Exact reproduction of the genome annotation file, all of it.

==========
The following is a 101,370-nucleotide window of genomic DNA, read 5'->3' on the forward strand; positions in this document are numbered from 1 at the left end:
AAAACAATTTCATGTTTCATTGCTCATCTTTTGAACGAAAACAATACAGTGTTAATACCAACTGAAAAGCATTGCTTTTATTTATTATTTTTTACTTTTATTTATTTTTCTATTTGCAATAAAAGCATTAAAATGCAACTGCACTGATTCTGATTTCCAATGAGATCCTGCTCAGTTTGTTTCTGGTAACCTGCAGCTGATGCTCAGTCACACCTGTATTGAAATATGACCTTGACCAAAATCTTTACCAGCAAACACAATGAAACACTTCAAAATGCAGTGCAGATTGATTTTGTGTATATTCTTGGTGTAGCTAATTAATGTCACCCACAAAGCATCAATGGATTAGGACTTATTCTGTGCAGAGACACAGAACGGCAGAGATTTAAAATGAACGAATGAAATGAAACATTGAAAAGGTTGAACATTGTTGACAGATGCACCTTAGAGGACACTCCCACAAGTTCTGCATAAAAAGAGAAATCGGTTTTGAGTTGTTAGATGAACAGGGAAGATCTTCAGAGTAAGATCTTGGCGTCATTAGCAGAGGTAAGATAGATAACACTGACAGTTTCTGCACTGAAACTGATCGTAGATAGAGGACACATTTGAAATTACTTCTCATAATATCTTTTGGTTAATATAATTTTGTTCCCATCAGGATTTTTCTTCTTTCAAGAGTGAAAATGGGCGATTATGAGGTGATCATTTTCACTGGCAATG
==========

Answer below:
The following is a 101,370-nucleotide window of genomic DNA, read 5'->3' on the forward strand; positions in this document are numbered from 1 at the left end:
AAAACAATTTCATGTTTCATTGCTCATCTTTTGAACGAAAACAATACAGTGTTAATACCAACTGAAAAGCATTGCTTTTATTTATTATTTTTTACTTTTATTTATTTTTCTATTTGCAATAAAAGCATTAAAATGCAACTGCACTGATTCTGATTTCCAATGAGATCCTGCTCAGTTTGTTTCTGGTAACCTGCAGCTGATGCTCAGTCACACCTGTATTGAAATATGACCTTGACCAAAATCTTTACCAGCAAACACAATGAAACACTTCAAAATGCAGTGCAGATTGATTTTGTGTATATTCTTGGTGTAGCTAATTAATGTCACCCACAAAGCATCAATGGATTAGGACTTATTCTGTGCAGAGACACAGAACGGCAGAGATTTAAAATGAACGAATGAAATGAAACATTGAAAAGGTTGAACATTGTTGACAGATGCACCTTAGAGGACACTCCCACAAGTTCTGCATAAAAAGAGAAATCGGTTTTGAGTTGTTAGATGAACAGGGAAGATCTTCAGAGTAAGATCTTGGCGTCATTAGCAGAGGTAAGATAGATAACACTGACAGTTTCTGCACTGAAACTGATCGTAGATAGAGGACACATTTGAAATTACTTCTCATAATATCTTTTGGTTAATATAATTTTGTTCCCATCAGGATTTTTCTTCTTTCAAGAGTGAAAATGGGCGATTATGAGGTGATCATTTTCACTGGCAATG